The integrated treatment approach for patients with ‘dual diagnoses’ first began to emerge in the early 1980s in New York. It developed out of therapies offered by an outpatient mental health clinic where counselors saw a number of patients suffering from mental illness as well as substance abuse problems. Few facilities offered the full range of help these individuals required, because mental health clinics were not equipped to help those with drug abuse problems, while drug-abuse treatment programs were not able to offer the expertise required for treating those with coexisting mental illness. Dual diagnosis programs were developed to encompass a broader spectrum of therapeutic treatments for this group of people.
Broad Spectrum Treatment – When people are suffering from mental problems or disorders that alter their mental perceptions, they may be more likely than other people to suffer from several complications. Over the past several decades, medical and psychological professionals who have taken time to study these complications, particularly where they involve associated drug abuse, have come up with dual diagnosis treatment centers to offer this difficult-to-treat group of people the full spectrum of support and treatment they need.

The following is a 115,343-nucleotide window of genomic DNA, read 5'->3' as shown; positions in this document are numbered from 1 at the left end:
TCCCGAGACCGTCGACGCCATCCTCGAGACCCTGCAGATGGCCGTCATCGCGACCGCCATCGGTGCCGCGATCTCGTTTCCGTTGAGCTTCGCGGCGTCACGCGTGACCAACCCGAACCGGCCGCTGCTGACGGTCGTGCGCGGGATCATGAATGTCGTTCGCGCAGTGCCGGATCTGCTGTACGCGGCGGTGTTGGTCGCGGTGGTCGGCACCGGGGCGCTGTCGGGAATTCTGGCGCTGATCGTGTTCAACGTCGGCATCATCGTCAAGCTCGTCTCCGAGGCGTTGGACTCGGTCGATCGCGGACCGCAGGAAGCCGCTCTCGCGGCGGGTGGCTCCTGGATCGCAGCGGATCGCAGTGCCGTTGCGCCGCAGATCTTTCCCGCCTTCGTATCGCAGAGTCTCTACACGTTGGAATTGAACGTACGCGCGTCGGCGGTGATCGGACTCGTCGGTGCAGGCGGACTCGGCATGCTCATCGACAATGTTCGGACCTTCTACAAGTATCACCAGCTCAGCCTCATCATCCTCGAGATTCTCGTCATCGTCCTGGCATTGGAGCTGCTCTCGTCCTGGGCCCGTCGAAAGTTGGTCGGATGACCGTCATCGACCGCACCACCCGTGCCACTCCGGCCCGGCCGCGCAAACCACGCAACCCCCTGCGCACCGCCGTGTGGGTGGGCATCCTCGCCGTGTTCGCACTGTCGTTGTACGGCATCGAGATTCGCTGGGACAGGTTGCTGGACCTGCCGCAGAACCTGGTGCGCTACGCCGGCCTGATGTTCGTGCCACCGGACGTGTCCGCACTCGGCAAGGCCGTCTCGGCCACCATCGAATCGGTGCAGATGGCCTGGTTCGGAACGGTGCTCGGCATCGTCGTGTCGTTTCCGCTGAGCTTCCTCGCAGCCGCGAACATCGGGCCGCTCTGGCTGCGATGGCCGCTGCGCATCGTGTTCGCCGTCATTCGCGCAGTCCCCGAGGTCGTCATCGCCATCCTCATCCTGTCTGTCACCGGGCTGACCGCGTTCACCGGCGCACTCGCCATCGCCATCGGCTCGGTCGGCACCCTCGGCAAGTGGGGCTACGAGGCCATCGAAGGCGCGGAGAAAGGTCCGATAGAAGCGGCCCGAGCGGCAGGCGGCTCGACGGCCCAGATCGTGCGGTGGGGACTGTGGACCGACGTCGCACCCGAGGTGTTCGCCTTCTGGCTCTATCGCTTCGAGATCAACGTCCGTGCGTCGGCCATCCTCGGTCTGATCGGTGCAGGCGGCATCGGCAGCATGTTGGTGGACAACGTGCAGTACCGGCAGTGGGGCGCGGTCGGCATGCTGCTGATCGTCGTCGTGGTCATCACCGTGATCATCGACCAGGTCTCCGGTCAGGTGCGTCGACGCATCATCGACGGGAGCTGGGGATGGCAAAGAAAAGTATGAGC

Integrated Treatment of Multiple Disorders – These are services that were not available in the past. Dual diagnosis is a treatment that can be offered to people who are suffering from mental illnesses in combination with other difficulties, such as drug dependency and addiction. Most of the patients who are undergoing treatment in dual diagnosis programs tend to have a number of issues that can include:
Patients with multiple disorders can find it hard it to concentrate in school and at work. Children in vulnerable circumstances, for example, may feel like they are not performing as well as their parents expect them to, and this can be discouraging, leading them to seek situations where they are accepted. They may end up becoming involved with gangs, drugs or other destructive behaviors. They do this all in the name of looking for identity and acceptance. When this search for acceptance leads to drug abuse and other destructive behavior, and is combined with depression, disability or other mental illness, they may require a broad spectrum of treatment to help them to overcome a pattern of substance abuse and at the same time, develop confidence, self-esteem and life skills.
Making a dual diagnosis can often be difficult for medical professionals. A pattern of regular substance abuse can produce psychiatric symptoms in certain individuals. In these cases, it can be difficult for a physician or psychiatrist to identify what the underlying condition is, whether it is a pre-existing mental illness, or a state that has emerged as a result of drug abuse. These can be difficult to differentiate.